Winter storm warnings and winter weather advisories are in effect for all of Kentucky as the third winter storm in eight days is forecast to affect the state Wednesday night into Friday.
During a Wednesday weather briefing, Gov. Andy Beshear said, “We have a forecast for this weekend with temperatures climbing above freezing. That is good news, but we’re not there yet. There is still snow, sleet and freezing rain in the forecast.”
He reported that as of Wednesday morning, there were about 96,000 customers without electric power in Kentucky. That is down from 154,000 at the peak of the second storm.
“The Kentucky National Guard continues to assist in 10 counties,” Beshear said. “They’re working with local officials to transport residents to warming centers and shelters, they’re providing crews to transport medical staff and they’re working with the Kentucky Division of Forestry to assist with debris removal.”
He says there are around 30 guard members currently deployed, but it is going to ramp up. “We’re going to go to 24-hour operations, especially in Boyd County.”
Beshear said while natural gas pipeline issues in Texas are affecting power generation in some cities, “our bigger concern is the infrastructure, especially in eastern Kentucky and the hit they’ve taken, and the amount of time it’s going to take to get it back online. We have a number of substations that are down, with some of them having to be run by generators. We believe we are going to make substantial headway through the end of this week, but in some areas, it may take longer.”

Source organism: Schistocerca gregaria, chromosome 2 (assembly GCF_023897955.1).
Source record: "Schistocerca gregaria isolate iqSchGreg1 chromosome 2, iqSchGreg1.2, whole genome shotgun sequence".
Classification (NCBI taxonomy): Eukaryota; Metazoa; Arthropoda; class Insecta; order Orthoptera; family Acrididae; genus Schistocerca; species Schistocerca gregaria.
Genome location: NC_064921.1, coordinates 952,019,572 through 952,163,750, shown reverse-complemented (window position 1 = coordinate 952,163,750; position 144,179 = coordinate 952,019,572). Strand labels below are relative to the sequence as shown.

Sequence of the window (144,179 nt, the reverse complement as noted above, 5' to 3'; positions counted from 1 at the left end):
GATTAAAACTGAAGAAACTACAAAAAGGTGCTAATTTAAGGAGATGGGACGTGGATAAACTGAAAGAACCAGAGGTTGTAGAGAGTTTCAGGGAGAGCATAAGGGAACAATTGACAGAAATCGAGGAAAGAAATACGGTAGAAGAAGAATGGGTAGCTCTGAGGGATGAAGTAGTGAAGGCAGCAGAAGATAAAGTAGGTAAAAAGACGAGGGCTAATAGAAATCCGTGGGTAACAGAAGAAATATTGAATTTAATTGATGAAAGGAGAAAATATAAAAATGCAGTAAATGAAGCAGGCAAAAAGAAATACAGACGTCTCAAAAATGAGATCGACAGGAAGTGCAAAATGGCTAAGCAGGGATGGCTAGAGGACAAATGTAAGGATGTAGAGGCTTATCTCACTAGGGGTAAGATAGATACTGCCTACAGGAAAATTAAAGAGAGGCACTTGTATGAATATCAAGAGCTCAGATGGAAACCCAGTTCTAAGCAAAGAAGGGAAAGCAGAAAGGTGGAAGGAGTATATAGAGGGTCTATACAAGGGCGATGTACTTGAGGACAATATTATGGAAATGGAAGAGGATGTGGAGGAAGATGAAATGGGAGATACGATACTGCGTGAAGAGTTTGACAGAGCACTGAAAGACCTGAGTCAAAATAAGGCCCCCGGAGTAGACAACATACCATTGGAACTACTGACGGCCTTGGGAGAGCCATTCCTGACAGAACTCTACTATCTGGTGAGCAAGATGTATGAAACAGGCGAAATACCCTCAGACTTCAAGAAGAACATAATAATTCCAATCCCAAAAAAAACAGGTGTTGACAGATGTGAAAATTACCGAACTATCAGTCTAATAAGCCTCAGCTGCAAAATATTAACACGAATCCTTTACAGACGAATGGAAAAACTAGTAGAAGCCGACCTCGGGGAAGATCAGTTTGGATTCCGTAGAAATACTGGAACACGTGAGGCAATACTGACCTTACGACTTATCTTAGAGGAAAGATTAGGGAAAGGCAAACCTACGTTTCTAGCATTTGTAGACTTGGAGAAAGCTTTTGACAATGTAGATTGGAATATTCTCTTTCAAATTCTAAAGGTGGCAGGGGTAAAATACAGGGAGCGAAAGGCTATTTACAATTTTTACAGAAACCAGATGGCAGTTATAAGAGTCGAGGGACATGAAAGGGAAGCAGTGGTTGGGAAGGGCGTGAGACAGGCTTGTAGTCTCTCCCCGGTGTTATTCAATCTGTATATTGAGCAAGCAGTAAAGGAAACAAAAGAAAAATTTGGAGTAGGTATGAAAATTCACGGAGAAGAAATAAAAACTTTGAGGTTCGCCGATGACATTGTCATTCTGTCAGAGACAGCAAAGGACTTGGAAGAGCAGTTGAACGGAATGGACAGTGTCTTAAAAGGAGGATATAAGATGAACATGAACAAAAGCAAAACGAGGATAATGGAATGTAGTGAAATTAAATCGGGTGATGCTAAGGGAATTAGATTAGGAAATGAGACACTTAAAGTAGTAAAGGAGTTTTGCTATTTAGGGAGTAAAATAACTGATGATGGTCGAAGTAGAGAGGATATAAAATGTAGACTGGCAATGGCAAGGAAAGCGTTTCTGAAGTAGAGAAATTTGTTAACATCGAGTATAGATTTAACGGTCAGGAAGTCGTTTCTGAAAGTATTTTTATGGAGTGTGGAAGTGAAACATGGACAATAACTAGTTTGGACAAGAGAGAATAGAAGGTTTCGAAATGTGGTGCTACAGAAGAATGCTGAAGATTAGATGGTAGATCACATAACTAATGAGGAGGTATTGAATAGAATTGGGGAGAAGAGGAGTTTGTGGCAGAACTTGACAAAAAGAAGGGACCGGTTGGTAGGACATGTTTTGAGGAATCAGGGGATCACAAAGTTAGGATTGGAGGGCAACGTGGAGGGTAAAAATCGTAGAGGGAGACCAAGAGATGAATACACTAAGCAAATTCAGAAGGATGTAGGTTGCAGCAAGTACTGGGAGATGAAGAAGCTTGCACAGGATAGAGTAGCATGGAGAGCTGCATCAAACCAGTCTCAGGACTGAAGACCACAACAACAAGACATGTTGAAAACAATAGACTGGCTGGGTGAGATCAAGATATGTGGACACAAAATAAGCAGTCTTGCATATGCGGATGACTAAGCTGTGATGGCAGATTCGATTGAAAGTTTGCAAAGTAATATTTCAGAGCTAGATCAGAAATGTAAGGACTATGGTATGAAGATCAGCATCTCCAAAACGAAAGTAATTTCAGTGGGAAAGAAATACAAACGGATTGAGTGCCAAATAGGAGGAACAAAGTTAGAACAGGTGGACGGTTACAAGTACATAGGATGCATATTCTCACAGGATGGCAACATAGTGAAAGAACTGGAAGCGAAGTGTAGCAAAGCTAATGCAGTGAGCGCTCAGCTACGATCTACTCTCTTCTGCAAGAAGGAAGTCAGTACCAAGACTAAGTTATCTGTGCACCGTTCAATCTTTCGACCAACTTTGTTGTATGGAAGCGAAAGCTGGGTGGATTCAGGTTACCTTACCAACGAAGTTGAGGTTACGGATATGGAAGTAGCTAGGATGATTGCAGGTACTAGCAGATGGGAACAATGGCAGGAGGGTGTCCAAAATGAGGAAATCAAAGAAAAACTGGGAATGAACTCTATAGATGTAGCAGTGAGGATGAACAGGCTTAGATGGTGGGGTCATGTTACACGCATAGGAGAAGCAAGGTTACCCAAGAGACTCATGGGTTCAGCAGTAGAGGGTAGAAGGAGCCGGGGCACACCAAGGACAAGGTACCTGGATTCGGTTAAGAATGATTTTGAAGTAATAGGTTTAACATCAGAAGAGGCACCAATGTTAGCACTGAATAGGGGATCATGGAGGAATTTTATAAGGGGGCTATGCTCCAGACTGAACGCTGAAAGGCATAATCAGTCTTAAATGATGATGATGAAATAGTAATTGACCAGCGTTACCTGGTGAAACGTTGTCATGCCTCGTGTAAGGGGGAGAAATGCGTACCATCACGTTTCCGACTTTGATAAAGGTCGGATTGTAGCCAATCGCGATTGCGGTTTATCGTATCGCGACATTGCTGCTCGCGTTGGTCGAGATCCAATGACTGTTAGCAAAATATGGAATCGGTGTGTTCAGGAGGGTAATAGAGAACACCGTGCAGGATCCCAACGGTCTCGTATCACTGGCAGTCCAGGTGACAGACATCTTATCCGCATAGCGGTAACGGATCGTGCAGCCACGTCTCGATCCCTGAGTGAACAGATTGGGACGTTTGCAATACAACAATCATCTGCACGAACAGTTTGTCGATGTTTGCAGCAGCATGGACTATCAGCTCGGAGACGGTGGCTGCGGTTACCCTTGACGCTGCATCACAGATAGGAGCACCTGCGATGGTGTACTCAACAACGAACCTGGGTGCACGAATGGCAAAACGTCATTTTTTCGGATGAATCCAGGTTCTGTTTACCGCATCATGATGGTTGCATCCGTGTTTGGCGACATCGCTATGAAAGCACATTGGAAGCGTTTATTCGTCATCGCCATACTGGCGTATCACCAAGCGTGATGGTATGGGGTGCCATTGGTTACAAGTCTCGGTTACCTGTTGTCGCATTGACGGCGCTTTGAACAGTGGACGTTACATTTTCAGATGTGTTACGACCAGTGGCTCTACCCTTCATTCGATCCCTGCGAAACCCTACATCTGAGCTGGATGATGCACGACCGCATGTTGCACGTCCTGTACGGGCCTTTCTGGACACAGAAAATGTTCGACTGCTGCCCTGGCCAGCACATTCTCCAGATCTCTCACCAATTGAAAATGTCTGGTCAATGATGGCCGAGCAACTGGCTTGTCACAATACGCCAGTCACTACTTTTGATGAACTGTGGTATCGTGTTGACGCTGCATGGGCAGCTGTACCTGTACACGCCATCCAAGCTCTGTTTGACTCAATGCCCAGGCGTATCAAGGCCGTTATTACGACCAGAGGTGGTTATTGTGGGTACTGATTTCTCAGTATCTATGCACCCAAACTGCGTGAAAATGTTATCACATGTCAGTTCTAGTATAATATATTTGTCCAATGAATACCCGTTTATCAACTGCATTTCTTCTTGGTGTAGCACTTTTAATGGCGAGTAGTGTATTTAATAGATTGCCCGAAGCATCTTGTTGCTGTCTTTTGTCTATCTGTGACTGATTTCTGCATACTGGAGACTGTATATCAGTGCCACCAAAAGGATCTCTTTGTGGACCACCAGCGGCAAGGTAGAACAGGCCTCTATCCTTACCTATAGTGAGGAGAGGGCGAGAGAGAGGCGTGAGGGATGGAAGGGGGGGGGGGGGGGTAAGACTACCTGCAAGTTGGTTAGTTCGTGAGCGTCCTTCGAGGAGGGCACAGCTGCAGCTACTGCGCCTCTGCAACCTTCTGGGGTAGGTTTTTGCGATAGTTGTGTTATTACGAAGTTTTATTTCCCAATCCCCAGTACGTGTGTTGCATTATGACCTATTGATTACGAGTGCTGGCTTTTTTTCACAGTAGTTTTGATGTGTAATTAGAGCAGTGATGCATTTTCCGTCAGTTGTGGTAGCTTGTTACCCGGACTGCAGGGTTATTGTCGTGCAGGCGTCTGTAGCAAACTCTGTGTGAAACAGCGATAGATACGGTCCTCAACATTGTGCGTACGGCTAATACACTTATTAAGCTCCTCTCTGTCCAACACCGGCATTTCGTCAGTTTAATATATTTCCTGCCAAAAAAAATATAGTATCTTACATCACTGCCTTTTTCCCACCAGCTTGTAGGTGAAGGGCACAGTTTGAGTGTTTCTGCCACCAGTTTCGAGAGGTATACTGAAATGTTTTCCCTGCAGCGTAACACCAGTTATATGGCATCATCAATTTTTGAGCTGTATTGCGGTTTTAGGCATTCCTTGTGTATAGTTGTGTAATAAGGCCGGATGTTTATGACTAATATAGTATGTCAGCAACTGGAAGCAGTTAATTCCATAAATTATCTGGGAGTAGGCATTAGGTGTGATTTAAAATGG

Kentucky Emergency Management Director Michael Dossett said the state’s Emergency Operations Center remains at an enhanced staffing level in support of power restoration efforts. “Currently, there are 44 counties and 24 cities that have declared states of emergency, due to this continuing storm event. No matter how well-prepared for significant events, power outages and transmission issues are a product of ice storms and caused significant damage to infrastructure.”
Transportation Secretary Jim Gray said his snowplow crews continue their work “from Pikeville to Paducah, from Harlan to Hickman, and Campbell County to Clinton County, and all parts in between. More than 2,000 employee team members, and more contractors.”
All of Kentucky is under either a winter storm warning or winter weather advisory into Friday. The area of biggest concern is south and east of a line from Todd County, through Lexington and on to Greenup County.
The National Weather Service says new snow accumulation will range from one inch in the west, to up to six inches in the east, with sleet and freezing rain also possible.
A warming trend is forecast to begin this weekend, with highs reaching the upper 40s to around 50, by next Tuesday.